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Fly Rods, Plastic Creatures and Bass

To defy the rigid orthodoxy of contemporary fly fishing and eliminate fur, feather and hair from the artificial lure or "fly" brings to mind Hemingway's protagonist flipping live hoppers in his short story, Big, Two-Hearted River. My own father fished the Sierra-Nevada creeks and streams with a South Bend fly rod, but he never carried anything resembling a fly, preferring instead to head out to his favorite creek with live crickets, grasshoppers, grubs and, of course, worms. During the past decade many outdoor writers, searching for another writing angle to add to the plethora of expanding advice, have looked to the past. Guess what they have discovered? Many of our grandfathers and great-grandfathers thought of themselves as fishermen or anglers rather than rigidly identifying themselves as spin fishermen, bait casters or fly fishermen!


The outdoor writers churn out mind-numbing challenges for greater fishing prowess and finesse. In fairness, however, some writers are rediscovering that a plastic creature dangling at the end of a fly rod is not a mortal sin. My own creature of choice is a Berkley Power Bait Atomic Teaser or a small Gitzit (tube bait). My own journey of discovery began over thirty years ago when I watched a young man stick a good-sized largemouth using a ten-foot fly rod and a weighted deer hair abomination. He was flipping to dead treetops during a low water year on Lake Orville on the South Fork arm of the Feather River. During that same period of the early 70's, I caught small mouth bass with my fly rod and a Woolly Worm on the Russian River with a friend . My duck-hunting partner, Bill DeWalt, took me to a farm pond where we caught bass on poppers during the evening bite. I had great fun, but I looked at the sport with disdain, preferring instead to drive four and five hours into the Sierra Mountains for the supreme rainbow trout. What an idiot I was to ignore bass for more than thirty years. Equally stupid was to set aside my fly rod for two or three years as I learned conventional bass fishing with a bait casting rod. Now I never leave home without both conventional gear and fly-fishing gear. It doesn't get any easier than flipping out a Gitzit, a one-inch plastic-lipped minnow or a three-inch worm or grub at the end of a fly rod.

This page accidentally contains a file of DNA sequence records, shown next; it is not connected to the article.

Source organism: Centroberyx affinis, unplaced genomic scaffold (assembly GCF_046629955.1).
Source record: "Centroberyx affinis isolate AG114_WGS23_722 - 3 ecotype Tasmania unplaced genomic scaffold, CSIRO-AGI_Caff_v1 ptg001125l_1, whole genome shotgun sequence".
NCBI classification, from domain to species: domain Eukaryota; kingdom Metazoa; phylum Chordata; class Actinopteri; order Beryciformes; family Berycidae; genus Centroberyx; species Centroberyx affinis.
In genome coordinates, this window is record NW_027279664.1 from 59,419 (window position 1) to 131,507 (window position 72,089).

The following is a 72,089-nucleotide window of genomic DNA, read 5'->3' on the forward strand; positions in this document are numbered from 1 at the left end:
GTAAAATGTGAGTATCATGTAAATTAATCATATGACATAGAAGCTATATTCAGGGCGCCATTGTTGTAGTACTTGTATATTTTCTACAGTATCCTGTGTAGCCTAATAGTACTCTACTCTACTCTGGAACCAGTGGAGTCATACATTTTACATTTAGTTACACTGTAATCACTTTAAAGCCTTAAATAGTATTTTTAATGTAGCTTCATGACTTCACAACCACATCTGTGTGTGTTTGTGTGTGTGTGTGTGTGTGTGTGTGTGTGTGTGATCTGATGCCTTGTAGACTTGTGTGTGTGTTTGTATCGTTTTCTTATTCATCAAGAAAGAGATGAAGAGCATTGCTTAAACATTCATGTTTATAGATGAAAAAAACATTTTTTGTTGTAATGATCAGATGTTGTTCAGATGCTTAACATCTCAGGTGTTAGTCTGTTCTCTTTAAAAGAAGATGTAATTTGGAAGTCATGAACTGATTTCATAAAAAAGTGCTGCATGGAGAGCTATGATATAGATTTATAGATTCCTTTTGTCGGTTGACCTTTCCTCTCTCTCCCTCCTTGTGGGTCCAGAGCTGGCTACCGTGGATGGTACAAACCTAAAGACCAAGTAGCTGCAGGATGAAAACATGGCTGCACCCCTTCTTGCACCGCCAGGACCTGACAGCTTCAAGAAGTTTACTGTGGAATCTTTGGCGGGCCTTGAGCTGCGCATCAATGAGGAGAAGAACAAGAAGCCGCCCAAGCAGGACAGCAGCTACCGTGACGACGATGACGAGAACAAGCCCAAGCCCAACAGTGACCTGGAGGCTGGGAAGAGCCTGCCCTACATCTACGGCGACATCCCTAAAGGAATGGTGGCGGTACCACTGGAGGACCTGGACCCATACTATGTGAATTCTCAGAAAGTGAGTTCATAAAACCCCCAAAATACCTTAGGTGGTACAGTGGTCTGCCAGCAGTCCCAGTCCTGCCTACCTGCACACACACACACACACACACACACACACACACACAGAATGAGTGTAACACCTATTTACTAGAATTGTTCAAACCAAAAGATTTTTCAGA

Plastic Creatures on the Bottom

Keep it simple. Take one of your old leaders that has been broken off to about three or four feet and about 1X or 2x in strength and attach a #1 Mosquito Hook or a #2 Gamakatsu hook. Better yet, tie on a three or four foot piece of 20-lb monofilament with any old hook that is available to you! Thread your plastic creature on the hook Texas rigged or with the hook exposed such as it is with an Atomic Teaser or a small jig. Use a dry fly line or a sinking tip line and fish the same structure as you would if you were fishing with conventional gear. Remember what you learned when reading Gary LaFontaine's book, Fly Fishing the Mountain Lakes? If you didn't read this excellent book on trout fishing, let me sum up his stillwater nymph fishing advise. Be still! Don't be impatient. Bottom crawling creatures barely move!

It is one thing to know this and quite another to practice it. A couple of years ago I was fishing with my son on Davis Lake, a fly fishing only lake below Bend, Oregon. Our strikes and fish landed were few and far between. I backed off the boat from the tulles and slowly stood up after I made a cast. I was using Denny Rickard's Sealbugger. As I watched it hit the surface, I could see smaller bass skedaddle and then tentatively reappear in the vicinity of the fly after about thirty or forty seconds. After about a minute or two, I watched as two larger fish slowly swam from cover to inspect the offering. They too never closed in on the fly, but instead they circled and headed back to their lairs. When I gently twitched the fly or crawled it one or two inches, the bigger fish would re-inspect the plastic creature. Sometimes I would repeat this procedure three or four times with long pauses in between before a fish would suck up the offering. Many times I would be spotted peering at them through my Polaroid sunglasses from a distance of thirty feet. No matter--I had learned my lesson and went on to catch upwards of 20 fish in the next couple of hours. Bass are explosive on the surface, but they are quite timid when bottom feeding, much like a brown trout on Montana's Rock Creek.